Poor architecture, not heritage, is preventing investment in Liverpool
Liverpool Landscapes was a blog charting new discoveries, news and developments affecting Liverpool's historic environment. It was regularly updated between 2007 and 2016.
Liverpool Landscape has now been retired, and most of the less time-dependent articles moved to Historic Liverpool.
Council Leader Joe Anderson has hit out at English Heritage for what he sees as the over-reaching influence and meddling of the ‘heritage lobbyists’ in the future development of Liverpool.
Anderson’s current gripe is related to the Liverpool Waters project, which English Heritage advised to be reduced. Since their input, the number of tall buildings has been reduced, and the centrepiece Shanghai Tower moved back from the waterfront.
The Daily Post has a balanced editorial stating that heritage matters should be considered hand in hand with development progress, and points out that many historic buildings have been brought back into use successfully in this and other cities. Coincidentally, part of the current Biennial art festival concentrates on the re-use of derelict buildings for public enjoyment.
So does heritage hold back development? As Naomi Peck, project manager of Peel’s Liverpool Waters development team said: “English Heritage would most probably be happy to see everything as it is, because that is what they do – they preserve old buildings… The scheme could have been perhaps a little more magnificent, but obviously we had to take into consideration it is a World Heritage Site.”
So, English Heritage preserve old buildings, and World Heritage Site = no magnificence, thank you very much.
Developers preventing development
Looking at this from the other direction, is heritage really the stumbling block? Is the Albert Dock a less ‘magnificent’ development because of all the heritage? Or is the heritage key to its attraction? (OK, enough rhetorical questions.) The flats at the King’s Dock and in the former warehouses at the Waterloo Docks are massively successful examples of historic buildings reuse which have not harmed the historic environment. There are other developments – the very magnificent Great Court at the British Museum and World Museum Liverpool, for example – which have added modern architectural elements to historically important buildings.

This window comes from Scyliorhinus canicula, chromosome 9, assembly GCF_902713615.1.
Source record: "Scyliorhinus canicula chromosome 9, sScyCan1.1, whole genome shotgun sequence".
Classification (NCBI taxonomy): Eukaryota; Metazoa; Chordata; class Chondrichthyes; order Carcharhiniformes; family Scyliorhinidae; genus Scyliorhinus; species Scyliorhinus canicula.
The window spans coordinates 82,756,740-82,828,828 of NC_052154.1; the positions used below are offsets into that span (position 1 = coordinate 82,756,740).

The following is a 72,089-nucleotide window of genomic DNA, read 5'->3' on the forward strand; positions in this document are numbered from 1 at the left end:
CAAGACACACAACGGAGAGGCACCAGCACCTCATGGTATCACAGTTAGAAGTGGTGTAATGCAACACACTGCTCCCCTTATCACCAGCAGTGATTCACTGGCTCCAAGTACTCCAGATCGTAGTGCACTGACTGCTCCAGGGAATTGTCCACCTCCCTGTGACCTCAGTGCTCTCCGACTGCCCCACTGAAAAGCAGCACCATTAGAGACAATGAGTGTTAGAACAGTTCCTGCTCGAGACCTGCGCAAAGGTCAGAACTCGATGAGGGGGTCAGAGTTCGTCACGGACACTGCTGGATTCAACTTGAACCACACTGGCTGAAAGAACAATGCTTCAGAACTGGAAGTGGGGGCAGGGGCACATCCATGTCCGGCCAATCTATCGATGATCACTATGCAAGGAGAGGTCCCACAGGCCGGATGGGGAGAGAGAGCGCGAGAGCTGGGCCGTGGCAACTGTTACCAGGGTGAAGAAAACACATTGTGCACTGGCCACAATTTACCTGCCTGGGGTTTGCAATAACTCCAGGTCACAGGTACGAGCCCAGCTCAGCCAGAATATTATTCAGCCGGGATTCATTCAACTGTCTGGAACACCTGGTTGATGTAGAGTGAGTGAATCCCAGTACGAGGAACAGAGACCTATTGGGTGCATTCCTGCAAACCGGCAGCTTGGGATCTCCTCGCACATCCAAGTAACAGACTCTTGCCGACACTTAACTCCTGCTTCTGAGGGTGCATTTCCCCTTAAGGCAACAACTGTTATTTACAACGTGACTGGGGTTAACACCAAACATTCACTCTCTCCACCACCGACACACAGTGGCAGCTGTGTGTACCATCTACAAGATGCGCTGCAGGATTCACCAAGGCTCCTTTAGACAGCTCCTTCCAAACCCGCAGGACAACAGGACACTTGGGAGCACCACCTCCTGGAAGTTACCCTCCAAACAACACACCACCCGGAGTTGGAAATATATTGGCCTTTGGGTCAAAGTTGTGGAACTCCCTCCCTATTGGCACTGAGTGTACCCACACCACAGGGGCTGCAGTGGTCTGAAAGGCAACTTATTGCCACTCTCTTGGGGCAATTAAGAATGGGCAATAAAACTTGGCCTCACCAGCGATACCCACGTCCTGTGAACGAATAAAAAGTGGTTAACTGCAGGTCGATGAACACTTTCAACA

However, Joe Anderson shouldn’t be surprised or dismayed when ‘heritage lobbyists’ kick up a fuss about wrecking a World Heritage Site with modern ‘ego architecture‘ (subscription required) – massive developments which are all about money and prestige, and nothing about quality of life in the long run. Anderson may have a different point of view, but I don’t want Liverpool to turn into the Shanghai/New York of the West/Europe. I want Liverpool to be The Liverpool.
The solution to Anderson’s problem is not to stop groups like English Heritage and the Civic Societies from airing their views. Rather it is for the architects to produce creative, attractive modern designs keeping in scale with the current landscape. Even completely new builds like Liverpool One can achieve this, and the Echo Arena for another great example: it’s unashamedly modern (and I’d say attractive), but it doesn’t try to take over the whole skyline.
Compare this imagined scenario to the original article:
He said: “The Wellington Rooms, in Mount Pleasant, and other listed buildings are lying derelict because of the poor designs by the architects would have trashed the building.
“The former Irish Centre was the subject of a planning application, which was even supported by the Bishop, to attach some sort of hotel on it. The architect, supported by the leader of the city council, stopped it going ahead by failing to produce a decent building, and now it is deteriorating in front of our eyes.”
OK, so that’s a bit of fun, but remember: it’s not investment that English Heritage are blocking, nor development. It’s poor architecture. There’s one easy way to get development going, and that’s to design something creative, with life-span and beauty, and which adds to, and doesn’t replace, the amazing architecture we have been left by those who came before us.
Note: all views in this post are my own.